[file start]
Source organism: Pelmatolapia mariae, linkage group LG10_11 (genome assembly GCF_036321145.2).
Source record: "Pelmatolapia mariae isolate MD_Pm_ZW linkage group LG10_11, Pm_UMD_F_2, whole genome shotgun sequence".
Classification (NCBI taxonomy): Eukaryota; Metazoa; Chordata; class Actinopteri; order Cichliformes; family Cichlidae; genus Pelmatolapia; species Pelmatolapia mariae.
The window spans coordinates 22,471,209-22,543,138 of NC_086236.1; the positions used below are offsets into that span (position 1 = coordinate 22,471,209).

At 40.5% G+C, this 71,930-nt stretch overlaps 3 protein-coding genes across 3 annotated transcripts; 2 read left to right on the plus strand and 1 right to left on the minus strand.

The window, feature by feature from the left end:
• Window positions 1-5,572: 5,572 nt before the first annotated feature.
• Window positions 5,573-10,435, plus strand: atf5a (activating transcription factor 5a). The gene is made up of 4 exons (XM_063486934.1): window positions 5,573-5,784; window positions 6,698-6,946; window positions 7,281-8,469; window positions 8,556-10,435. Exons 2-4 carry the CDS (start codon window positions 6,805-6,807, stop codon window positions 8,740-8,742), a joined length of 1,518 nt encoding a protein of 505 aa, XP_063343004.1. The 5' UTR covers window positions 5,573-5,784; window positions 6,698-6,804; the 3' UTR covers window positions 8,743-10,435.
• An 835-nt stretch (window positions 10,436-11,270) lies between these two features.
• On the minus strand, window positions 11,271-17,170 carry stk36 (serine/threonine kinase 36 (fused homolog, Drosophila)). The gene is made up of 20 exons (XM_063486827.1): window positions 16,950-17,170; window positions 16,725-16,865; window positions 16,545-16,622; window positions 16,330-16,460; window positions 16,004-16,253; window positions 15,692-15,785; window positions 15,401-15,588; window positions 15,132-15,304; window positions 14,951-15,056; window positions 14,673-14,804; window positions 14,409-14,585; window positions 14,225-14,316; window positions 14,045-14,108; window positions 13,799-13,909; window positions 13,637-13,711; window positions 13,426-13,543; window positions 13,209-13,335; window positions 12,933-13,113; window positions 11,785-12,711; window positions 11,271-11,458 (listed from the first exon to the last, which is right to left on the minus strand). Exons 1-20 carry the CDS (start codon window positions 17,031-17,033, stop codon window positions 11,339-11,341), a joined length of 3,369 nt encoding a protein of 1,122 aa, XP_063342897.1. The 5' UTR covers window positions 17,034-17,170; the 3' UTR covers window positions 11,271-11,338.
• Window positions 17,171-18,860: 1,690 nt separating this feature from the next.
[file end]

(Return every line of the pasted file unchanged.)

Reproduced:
Source organism: Pelmatolapia mariae, linkage group LG10_11 (genome assembly GCF_036321145.2).
Source record: "Pelmatolapia mariae isolate MD_Pm_ZW linkage group LG10_11, Pm_UMD_F_2, whole genome shotgun sequence".
Classification (NCBI taxonomy): Eukaryota; Metazoa; Chordata; class Actinopteri; order Cichliformes; family Cichlidae; genus Pelmatolapia; species Pelmatolapia mariae.
The window spans coordinates 22,471,209-22,543,138 of NC_086236.1; the positions used below are offsets into that span (position 1 = coordinate 22,471,209).

At 40.5% G+C, this 71,930-nt stretch overlaps 3 protein-coding genes across 3 annotated transcripts; 2 read left to right on the plus strand and 1 right to left on the minus strand.

The window, feature by feature from the left end:
• Window positions 1-5,572: 5,572 nt before the first annotated feature.
• Window positions 5,573-10,435, plus strand: atf5a (activating transcription factor 5a). The gene is made up of 4 exons (XM_063486934.1): window positions 5,573-5,784; window positions 6,698-6,946; window positions 7,281-8,469; window positions 8,556-10,435. Exons 2-4 carry the CDS (start codon window positions 6,805-6,807, stop codon window positions 8,740-8,742), a joined length of 1,518 nt encoding a protein of 505 aa, XP_063343004.1. The 5' UTR covers window positions 5,573-5,784; window positions 6,698-6,804; the 3' UTR covers window positions 8,743-10,435.
• An 835-nt stretch (window positions 10,436-11,270) lies between these two features.
• On the minus strand, window positions 11,271-17,170 carry stk36 (serine/threonine kinase 36 (fused homolog, Drosophila)). The gene is made up of 20 exons (XM_063486827.1): window positions 16,950-17,170; window positions 16,725-16,865; window positions 16,545-16,622; window positions 16,330-16,460; window positions 16,004-16,253; window positions 15,692-15,785; window positions 15,401-15,588; window positions 15,132-15,304; window positions 14,951-15,056; window positions 14,673-14,804; window positions 14,409-14,585; window positions 14,225-14,316; window positions 14,045-14,108; window positions 13,799-13,909; window positions 13,637-13,711; window positions 13,426-13,543; window positions 13,209-13,335; window positions 12,933-13,113; window positions 11,785-12,711; window positions 11,271-11,458 (listed from the first exon to the last, which is right to left on the minus strand). Exons 1-20 carry the CDS (start codon window positions 17,031-17,033, stop codon window positions 11,339-11,341), a joined length of 3,369 nt encoding a protein of 1,122 aa, XP_063342897.1. The 5' UTR covers window positions 17,034-17,170; the 3' UTR covers window positions 11,271-11,338.
• Window positions 17,171-18,860: 1,690 nt separating this feature from the next.